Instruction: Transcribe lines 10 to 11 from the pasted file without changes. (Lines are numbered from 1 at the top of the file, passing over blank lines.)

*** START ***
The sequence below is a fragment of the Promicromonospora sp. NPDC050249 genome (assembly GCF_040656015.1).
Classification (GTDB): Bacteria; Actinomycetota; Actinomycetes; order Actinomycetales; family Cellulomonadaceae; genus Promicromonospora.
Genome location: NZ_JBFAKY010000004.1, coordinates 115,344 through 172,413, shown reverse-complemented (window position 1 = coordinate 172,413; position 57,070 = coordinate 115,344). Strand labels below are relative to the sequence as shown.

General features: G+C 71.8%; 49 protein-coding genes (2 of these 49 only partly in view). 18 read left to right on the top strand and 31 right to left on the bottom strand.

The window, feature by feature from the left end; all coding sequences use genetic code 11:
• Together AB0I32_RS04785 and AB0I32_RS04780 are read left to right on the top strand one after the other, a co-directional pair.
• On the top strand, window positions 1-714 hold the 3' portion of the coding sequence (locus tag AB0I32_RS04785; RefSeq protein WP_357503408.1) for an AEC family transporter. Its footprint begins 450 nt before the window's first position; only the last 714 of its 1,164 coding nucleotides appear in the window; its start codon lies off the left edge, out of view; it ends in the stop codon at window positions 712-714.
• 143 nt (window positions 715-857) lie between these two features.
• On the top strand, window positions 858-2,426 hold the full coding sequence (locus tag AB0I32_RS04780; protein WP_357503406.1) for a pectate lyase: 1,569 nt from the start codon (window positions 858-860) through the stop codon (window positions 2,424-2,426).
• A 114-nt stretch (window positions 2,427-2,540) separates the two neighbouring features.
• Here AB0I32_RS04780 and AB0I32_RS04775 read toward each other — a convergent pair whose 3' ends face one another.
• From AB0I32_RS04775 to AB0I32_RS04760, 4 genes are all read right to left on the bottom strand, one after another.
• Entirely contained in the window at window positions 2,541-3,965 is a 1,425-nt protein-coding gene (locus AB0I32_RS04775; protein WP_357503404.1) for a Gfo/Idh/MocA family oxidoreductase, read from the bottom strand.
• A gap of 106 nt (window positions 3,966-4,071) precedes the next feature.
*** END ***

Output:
• A 114-nt stretch (window positions 2,427-2,540) separates the two neighbouring features.
• Here AB0I32_RS04780 and AB0I32_RS04775 read toward each other — a convergent pair whose 3' ends face one another.